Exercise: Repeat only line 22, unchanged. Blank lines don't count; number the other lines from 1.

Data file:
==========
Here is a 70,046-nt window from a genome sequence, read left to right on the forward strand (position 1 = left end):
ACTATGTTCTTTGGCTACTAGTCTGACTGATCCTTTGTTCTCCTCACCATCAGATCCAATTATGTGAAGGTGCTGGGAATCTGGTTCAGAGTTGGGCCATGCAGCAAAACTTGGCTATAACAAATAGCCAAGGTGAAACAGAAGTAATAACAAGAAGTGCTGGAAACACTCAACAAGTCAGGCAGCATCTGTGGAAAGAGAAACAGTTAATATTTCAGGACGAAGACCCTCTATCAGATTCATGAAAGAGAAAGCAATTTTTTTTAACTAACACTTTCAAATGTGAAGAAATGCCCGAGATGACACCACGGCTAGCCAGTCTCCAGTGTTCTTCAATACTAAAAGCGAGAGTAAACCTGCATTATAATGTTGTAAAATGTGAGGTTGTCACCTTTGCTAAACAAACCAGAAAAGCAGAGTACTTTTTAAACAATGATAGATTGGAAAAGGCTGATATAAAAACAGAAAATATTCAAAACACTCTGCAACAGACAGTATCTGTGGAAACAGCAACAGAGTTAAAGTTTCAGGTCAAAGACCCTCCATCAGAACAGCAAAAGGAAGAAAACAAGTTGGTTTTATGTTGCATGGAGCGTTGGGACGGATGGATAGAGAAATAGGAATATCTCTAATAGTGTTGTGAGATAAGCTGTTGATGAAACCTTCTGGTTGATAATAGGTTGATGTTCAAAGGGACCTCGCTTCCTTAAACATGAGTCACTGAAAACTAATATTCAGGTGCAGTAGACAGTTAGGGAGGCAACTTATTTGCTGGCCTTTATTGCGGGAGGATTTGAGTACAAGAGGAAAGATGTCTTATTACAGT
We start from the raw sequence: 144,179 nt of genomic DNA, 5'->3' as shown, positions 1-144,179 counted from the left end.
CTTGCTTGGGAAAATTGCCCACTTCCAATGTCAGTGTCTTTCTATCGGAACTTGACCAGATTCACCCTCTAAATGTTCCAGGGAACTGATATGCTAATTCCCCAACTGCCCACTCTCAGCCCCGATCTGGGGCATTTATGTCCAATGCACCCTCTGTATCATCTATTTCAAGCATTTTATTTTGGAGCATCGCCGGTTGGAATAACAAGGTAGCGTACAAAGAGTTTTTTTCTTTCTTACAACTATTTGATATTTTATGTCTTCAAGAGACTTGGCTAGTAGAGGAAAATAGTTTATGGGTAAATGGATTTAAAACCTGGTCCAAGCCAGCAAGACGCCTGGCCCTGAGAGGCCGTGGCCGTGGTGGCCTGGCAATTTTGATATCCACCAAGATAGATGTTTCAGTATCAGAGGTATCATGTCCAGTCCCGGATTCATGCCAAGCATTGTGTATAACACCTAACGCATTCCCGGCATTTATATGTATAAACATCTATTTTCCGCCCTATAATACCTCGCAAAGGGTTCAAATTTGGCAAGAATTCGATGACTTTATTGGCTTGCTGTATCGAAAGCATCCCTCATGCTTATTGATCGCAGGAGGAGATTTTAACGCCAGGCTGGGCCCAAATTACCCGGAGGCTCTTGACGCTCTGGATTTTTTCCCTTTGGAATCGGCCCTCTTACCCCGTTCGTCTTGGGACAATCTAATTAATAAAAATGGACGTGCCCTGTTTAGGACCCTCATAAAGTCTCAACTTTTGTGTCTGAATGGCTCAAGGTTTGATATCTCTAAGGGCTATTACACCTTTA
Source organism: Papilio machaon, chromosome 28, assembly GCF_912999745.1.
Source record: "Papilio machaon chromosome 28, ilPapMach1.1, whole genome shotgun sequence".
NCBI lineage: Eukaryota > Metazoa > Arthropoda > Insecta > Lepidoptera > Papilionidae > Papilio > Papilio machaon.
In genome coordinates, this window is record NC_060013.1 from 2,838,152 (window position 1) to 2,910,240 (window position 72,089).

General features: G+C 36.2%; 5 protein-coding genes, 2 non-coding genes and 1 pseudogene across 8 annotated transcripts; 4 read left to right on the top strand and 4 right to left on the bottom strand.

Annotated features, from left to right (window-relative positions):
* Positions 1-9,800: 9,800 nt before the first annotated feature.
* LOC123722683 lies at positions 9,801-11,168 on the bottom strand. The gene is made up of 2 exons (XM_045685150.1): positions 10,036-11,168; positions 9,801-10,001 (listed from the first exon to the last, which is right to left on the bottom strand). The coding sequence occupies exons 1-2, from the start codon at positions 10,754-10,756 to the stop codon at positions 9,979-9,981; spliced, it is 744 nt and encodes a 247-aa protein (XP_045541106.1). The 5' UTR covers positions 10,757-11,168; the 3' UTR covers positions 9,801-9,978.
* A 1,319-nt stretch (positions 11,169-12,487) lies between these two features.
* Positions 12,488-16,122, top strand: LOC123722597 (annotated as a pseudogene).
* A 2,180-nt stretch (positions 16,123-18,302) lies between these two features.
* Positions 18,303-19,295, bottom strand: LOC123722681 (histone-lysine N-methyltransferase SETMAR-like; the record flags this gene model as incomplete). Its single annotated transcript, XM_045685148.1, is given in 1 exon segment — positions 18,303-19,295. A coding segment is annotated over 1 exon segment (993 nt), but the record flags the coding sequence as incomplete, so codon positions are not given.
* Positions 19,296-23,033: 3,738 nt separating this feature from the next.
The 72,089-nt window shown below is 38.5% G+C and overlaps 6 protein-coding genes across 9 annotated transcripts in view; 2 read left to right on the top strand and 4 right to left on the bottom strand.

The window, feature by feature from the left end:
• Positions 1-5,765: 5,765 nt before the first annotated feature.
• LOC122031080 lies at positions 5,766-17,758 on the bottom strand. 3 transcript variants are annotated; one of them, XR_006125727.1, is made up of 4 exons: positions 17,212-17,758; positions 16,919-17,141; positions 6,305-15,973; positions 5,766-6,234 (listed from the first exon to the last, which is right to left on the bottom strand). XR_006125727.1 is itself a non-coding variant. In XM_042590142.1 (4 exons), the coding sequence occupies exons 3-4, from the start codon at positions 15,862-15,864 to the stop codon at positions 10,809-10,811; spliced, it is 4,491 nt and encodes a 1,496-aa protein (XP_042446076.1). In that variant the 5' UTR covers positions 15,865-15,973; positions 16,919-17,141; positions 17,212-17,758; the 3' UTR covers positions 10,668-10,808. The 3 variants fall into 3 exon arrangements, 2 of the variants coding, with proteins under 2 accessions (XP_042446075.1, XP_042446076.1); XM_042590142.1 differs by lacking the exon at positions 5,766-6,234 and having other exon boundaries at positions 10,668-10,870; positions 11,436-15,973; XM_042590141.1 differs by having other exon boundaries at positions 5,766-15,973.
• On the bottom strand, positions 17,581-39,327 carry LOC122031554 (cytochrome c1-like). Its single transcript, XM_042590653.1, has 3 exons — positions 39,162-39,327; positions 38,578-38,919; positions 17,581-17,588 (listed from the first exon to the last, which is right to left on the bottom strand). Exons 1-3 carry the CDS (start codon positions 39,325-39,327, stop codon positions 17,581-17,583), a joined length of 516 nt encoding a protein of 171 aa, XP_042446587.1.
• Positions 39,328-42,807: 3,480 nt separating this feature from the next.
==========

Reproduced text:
• On the bottom strand, positions 17,581-39,327 carry LOC122031554 (cytochrome c1-like). Its single transcript, XM_042590653.1, has 3 exons — positions 39,162-39,327; positions 38,578-38,919; positions 17,581-17,588 (listed from the first exon to the last, which is right to left on the bottom strand). Exons 1-3 carry the CDS (start codon positions 39,325-39,327, stop codon positions 17,581-17,583), a joined length of 516 nt encoding a protein of 171 aa, XP_042446587.1.